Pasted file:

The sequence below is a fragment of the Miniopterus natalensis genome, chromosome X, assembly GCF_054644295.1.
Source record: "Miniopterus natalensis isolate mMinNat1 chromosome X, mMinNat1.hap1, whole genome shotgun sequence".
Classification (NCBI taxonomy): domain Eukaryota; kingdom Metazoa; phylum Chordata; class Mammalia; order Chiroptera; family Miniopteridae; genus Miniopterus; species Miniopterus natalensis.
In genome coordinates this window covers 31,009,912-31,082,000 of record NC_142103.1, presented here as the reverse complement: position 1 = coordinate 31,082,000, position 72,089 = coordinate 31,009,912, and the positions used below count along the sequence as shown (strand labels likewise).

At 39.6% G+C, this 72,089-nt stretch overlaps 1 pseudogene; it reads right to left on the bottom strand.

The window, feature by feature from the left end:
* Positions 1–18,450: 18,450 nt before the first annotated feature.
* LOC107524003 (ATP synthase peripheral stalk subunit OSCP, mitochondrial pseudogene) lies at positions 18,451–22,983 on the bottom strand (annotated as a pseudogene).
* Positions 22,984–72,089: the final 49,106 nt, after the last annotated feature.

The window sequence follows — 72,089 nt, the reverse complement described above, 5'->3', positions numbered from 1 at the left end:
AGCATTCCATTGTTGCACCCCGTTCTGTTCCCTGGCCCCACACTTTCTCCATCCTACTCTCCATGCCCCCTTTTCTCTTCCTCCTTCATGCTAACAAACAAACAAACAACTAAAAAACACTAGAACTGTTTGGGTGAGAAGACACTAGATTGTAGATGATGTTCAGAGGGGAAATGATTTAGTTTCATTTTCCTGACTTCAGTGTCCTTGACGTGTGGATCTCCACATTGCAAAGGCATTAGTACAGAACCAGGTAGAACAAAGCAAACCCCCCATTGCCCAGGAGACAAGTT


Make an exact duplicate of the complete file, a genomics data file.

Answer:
The sequence below is a fragment of the Miniopterus natalensis genome, chromosome X, assembly GCF_054644295.1.
Source record: "Miniopterus natalensis isolate mMinNat1 chromosome X, mMinNat1.hap1, whole genome shotgun sequence".
Classification (NCBI taxonomy): domain Eukaryota; kingdom Metazoa; phylum Chordata; class Mammalia; order Chiroptera; family Miniopteridae; genus Miniopterus; species Miniopterus natalensis.
In genome coordinates this window covers 31,009,912-31,082,000 of record NC_142103.1, presented here as the reverse complement: position 1 = coordinate 31,082,000, position 72,089 = coordinate 31,009,912, and the positions used below count along the sequence as shown (strand labels likewise).

At 39.6% G+C, this 72,089-nt stretch overlaps 1 pseudogene; it reads right to left on the bottom strand.

The window, feature by feature from the left end:
* Positions 1–18,450: 18,450 nt before the first annotated feature.
* LOC107524003 (ATP synthase peripheral stalk subunit OSCP, mitochondrial pseudogene) lies at positions 18,451–22,983 on the bottom strand (annotated as a pseudogene).
* Positions 22,984–72,089: the final 49,106 nt, after the last annotated feature.

The window sequence follows — 72,089 nt, the reverse complement described above, 5'->3', positions numbered from 1 at the left end:
AGCATTCCATTGTTGCACCCCGTTCTGTTCCCTGGCCCCACACTTTCTCCATCCTACTCTCCATGCCCCCTTTTCTCTTCCTCCTTCATGCTAACAAACAAACAAACAACTAAAAAACACTAGAACTGTTTGGGTGAGAAGACACTAGATTGTAGATGATGTTCAGAGGGGAAATGATTTAGTTTCATTTTCCTGACTTCAGTGTCCTTGACGTGTGGATCTCCACATTGCAAAGGCATTAGTACAGAACCAGGTAGAACAAAGCAAACCCCCCATTGCCCAGGAGACAAGTT